FIELD OF THE INVENTION
This invention relates to gaming machines and, in particular, to a method and structure for gaining access to cash within the gaming machine.
Gaming machines in casinos typically require a player to insert coins or bills into the machine in order to generate credits for playing a game. The game may be a spinning reels type game, a card game, a video game, or any other type of game.
Casinos employ elaborate security methods to restrict access to the inside of the gaming machine. Allowing access to the electrical and software portion of the gaming machine may enable someone to manipulate the game's operation to create an unauthorized winning outcome of the game. Allowing access to the coin hopper and bill stacker enables the money to be stolen.
Accordingly, it is desirable to reduce the likelihood of tampering with the gaming machine and stealing money from the gaming machine.
In one embodiment of the inventive gaming machine, unlocking a first lock enables an attendant to open the front door of the gaming machine, allowing access to the internal circuitry of the gaming machine but not allowing access to the money in the gaming machine. Unlocking a second lock enables an attendant to gain access to the money. A person authorized to have access to the money may not be authorized to have assess to the internal circuitry, and vice versa. Since access to the internal circuitry is separated from access to the money, better security control is provided.
In one embodiment, the second lock allows a front coin tray to be moved to access a bill stacker and coin hopper. When the second lock is actuated, the attendant can laterally slide the coin tray (e.g., to the left) to gain access to the bill stacker containing the bills. The attendant removes the full bill stacker and replaces the stacker with an empty stacker. In one embodiment, a separate key is required to remove the bill stacker from the gaming machine. The bill stacker box itself is typically locked and requires a different key to gain access to the bills inside.
To gain access to the coin hopper, the coin tray is pulled forward, like a drawer, along with the coin hopper. Coins may be added to or removed from the hopper. To gain full access to the hopper for maintenance, the coin tray is tilted down. As an added advantage, since the front door does not need to be opened for gaining access to the stacker or hopper, players at adjacent machines are not disturbed.
BRIEF DESCRIPTION OF THE DRAWINGS
For machines that do not pay out coins and only accept bills, a movable front panel may be used instead of a coin tray to gain access to the bill stacker.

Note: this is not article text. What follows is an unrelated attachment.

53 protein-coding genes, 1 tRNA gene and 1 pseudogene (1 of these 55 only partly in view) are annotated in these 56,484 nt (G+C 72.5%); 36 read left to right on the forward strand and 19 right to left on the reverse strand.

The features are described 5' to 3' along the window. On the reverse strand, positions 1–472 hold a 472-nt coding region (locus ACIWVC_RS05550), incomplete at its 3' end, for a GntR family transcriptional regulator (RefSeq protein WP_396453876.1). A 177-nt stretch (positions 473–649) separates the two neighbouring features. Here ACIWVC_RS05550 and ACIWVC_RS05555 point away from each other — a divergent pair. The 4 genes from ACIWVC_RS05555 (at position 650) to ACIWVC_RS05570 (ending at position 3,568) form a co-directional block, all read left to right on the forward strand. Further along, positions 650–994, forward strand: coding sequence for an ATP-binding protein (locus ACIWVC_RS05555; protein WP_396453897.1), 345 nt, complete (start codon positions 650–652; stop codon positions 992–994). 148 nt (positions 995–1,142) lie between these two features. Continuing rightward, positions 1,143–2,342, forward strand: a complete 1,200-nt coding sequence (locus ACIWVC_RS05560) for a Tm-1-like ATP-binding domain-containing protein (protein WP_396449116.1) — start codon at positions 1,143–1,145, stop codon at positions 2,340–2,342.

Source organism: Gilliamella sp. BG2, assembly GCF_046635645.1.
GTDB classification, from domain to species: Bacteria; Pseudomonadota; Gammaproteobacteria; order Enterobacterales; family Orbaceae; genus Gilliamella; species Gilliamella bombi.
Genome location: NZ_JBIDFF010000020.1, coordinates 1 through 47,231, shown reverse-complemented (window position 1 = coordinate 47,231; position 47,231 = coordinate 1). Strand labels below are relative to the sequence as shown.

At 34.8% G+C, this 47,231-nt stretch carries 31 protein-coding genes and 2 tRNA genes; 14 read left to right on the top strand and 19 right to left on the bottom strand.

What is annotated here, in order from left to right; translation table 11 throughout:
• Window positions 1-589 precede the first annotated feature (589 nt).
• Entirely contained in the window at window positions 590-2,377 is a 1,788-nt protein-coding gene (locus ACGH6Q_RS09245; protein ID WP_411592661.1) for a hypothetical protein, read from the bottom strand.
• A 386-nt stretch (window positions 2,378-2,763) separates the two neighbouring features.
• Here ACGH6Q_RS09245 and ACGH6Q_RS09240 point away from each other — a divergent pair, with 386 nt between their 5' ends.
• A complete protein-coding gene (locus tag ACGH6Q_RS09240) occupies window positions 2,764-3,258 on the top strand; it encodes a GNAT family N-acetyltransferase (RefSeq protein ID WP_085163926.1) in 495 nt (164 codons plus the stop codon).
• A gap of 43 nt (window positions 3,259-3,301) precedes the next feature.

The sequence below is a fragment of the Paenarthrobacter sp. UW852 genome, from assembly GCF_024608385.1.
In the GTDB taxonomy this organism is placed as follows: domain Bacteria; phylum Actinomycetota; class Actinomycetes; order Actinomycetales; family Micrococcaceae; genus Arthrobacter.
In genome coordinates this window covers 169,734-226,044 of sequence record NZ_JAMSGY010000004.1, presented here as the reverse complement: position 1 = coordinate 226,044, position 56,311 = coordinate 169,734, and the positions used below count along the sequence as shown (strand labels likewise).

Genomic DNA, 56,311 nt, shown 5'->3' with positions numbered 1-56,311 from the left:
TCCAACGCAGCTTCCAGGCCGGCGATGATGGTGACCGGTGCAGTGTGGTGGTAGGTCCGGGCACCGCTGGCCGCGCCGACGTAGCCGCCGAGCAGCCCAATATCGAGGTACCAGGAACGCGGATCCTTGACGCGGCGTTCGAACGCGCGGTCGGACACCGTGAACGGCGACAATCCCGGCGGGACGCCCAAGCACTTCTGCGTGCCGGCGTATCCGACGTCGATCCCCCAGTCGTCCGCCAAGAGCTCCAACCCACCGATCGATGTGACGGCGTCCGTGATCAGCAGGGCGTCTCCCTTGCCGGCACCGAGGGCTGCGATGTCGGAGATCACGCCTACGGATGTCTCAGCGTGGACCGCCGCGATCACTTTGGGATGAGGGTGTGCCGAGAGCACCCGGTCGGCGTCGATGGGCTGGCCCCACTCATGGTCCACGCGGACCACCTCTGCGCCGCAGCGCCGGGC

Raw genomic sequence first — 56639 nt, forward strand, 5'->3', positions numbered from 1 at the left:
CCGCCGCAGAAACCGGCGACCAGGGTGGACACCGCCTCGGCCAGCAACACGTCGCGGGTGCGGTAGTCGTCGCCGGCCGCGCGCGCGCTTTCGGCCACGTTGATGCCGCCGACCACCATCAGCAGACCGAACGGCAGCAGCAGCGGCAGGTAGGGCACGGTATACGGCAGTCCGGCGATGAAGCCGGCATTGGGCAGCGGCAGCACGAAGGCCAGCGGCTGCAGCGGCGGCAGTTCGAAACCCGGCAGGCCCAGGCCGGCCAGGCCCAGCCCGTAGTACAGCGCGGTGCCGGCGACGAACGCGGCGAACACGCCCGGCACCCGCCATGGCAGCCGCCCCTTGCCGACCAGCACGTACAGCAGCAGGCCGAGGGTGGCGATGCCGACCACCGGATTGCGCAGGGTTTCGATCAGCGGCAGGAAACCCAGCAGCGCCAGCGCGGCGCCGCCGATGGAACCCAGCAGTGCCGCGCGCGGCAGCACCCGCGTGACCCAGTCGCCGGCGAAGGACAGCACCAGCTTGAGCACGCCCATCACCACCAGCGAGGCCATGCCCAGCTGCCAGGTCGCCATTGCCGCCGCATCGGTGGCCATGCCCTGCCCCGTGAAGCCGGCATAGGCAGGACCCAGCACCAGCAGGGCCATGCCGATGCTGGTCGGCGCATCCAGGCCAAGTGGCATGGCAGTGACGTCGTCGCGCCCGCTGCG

FIG. 1 is a perspective view of a gaming machine in accordance with one embodiment of the invention.
FIG. 2 illustrates the gaming machine of FIG. 1 with its front door open.
FIG. 3 illustrates the gaming machine of FIG. 1 with its coin tray slid to the left so as to allow access to the bill stacker.
FIG. 4 illustrates the bill stacker removed and opened up to gain access to the bills.
FIG. 5 illustrates the coin tray pulled out away from the front of the gaming machine to gain access to the coin opening in the hopper.
FIG. 6 illustrates the coin tray tilted down to gain full access to the hopper.
Although the invention can be implemented by modifying most types of modern gaming machines, one particular gaming machine platform will be described in detail.
FIG. 1 is a perspective view of a gaming machine 10 in accordance with one embodiment of the present invention. Machine 10 includes a cabinet 11 housing a display 12 that may be a thin film transistor (TFT) display, a liquid crystal display (LCD), a cathode ray tube (CRT), or any other type of display. A second display 14 provides game data or other information in addition to display 12. Display 14 may provide static information, such as an advertisement for the game, the rules of the game, pay tables, paylines, or other information, or may even display the game itself along with display 12. Alternatively, the area for display 14 may be a display glass for conveying information about the game.
A coin slot 22 accepts coins or tokens in one or more denominations to generate credits within machine 10 for playing games. An input slot 24 for an optical reader and printer receives machine readable printed tickets and outputs printed tickets for use in cashless gaming. A bill acceptor 26 accepts various denominations of banknotes.